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Carroll Electric Membership Corporation records

Identifier: LH-0037

Scope and Contents note

This collection contains issues of CEMCO, a newsletter published by the Carroll Electric Membership Corporation with the majority of the issues from the 1980s and 1990s. Additional items include trinkets, cookbooks, interview transcripts with cassettes, etc. and an assortment of Carroll EMC bills.


  • Majority of material found within Bulk, 1980-2000s
  • 1971-2006


Conditions Governing Access note

Open to all users; no restrictions.

Conditions Governing Use note

Rights held by the Carroll Electric Membership Corporation.

Biographical / Historical

Carroll EMC’s origins trace back to 1935 when the Rural Electrification Administration (REA) was established by President Franklin D. Roosevelt. This New Deal agency was created to bring the same comforts to rural Americans — such as electric lights to extend the day and electric motors to ease the daily workload — that city residents had been enjoying for nearly three decades.

The rural desire for electricity was passionate, however, the means elusive. Vast distances between homes and farms made extending electricity to rural areas costly, prompting city-based electric utilities to deem them unprofitable.

The REA helped to bring electricity to rural America through electric cooperatives – private partnerships owned and controlled by the people they serve. By the end of 1936 nearly 100 electric cooperatives in 26 states had been formed. The Carroll Rural Electric Association (later changed to Carroll EMC) was among them. A young Carrollton attorney, Robert D. Tisinger, led the local march to bring light to the western Georgia countryside. He visited with local farmers and rural leaders to drum up interest. When an organizational meeting was held in August 1936, it attracted 400 to 500 people interested in forming and joining the proposed electric cooperative.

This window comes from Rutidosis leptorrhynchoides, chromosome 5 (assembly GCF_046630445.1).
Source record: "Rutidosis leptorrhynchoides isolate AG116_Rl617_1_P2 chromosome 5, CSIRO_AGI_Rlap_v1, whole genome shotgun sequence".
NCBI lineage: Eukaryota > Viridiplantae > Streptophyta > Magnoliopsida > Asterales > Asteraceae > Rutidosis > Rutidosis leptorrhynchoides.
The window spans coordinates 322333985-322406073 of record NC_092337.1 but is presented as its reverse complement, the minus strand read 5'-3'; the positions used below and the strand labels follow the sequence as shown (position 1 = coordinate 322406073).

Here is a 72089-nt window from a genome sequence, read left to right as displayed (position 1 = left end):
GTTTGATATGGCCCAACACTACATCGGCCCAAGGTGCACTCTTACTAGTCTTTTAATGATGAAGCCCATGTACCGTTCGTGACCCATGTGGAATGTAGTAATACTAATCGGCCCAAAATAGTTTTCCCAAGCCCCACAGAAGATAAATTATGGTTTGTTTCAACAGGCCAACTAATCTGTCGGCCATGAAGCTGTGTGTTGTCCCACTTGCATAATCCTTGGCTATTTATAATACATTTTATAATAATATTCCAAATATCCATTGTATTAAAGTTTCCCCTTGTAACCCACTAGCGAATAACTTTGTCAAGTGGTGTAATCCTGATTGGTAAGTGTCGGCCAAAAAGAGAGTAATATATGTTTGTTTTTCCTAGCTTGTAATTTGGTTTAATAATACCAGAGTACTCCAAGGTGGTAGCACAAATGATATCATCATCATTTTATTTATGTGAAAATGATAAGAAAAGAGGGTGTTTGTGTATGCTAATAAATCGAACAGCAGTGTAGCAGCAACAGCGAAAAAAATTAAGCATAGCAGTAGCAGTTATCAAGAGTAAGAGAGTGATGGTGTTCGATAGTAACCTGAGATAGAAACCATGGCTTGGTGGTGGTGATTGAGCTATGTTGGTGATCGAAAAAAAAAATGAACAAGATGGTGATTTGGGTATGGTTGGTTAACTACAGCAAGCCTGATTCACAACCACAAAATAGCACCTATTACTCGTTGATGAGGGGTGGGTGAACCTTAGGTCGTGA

With a $118,000 loan from the REA, construction commenced in March to erect the first 117 miles of a rural electric system to serve rural Carroll and Heard counties. The new cooperative flipped the switch to energize the first section of lines on July 31, serving 334 members.

The Corporation encountered challenges prompted by World War II and disastrous weather conditions in 1960. In spite of this, the demand for electricity was increasing by the mid-1950s. In 1982, Carroll EMC, with over 2,700 miles of line, was serving 21,000 homes, businesses, and other local structures. Among the first lines run were one south to Tyus and Roosterville in Heard County, one to Hickory Level, and one north on Bremen Road to Bowdon Junction. The Roopville area was already being served by the Georgia Power Company.

From these humble beginnings, Carroll EMC grew into a state-of-the-art electric utility serving some 52,000 accounts in seven counties with more than 5,491 miles of power lines connecting them all together. The cooperative’s membership base has changed dramatically from primarily farmers to an ever-increasing number of urban, suburban, and commercial accounts. While retaining its rural farm heritage, Carroll EMC now serves many of the new residential subdivisions and commercial areas outside of metro Atlanta.


1.64 Linear feet (2 boxes, 1 Map Folder)




This collection contains CEMCO Views, a newsletter produced by the Carroll Electric Membership Corporation and other documents and artifacts.

Arrangement note

Documents arranged alphabetically by file title.

Immediate Source of Acquisition note

Newsletters were gathered and donated by Myron House on October 27, 1982, with a further donation of newsletters made by House prior to 2007. Jay Gill donated artifacts, documents, oral histories, and other materials on January 20, 2022.

Related Archival Materials note

Carroll Rural Electrification Association records, LH-0001

Processing Information note

Processed by Sarah Warren in October 2008, Candice Larson in 2016, and William Drumm in 2022.

Guide to the Carroll Electric Membership Corporation Records LH-0037
Sarah Warren (2008) with additions made by Candice Larson (2016) and William Drumm (February 2022).
Description rules
Describing Archives: A Content Standard
Language of description
Script of description
Language of description note
Description is in English

Repository Details

Part of the University of West Georgia Special Collections Repository

Special Collections, Ingram Library
University of West Georgia
1601 Maple Street
Carrollton GA 30118-2000 United States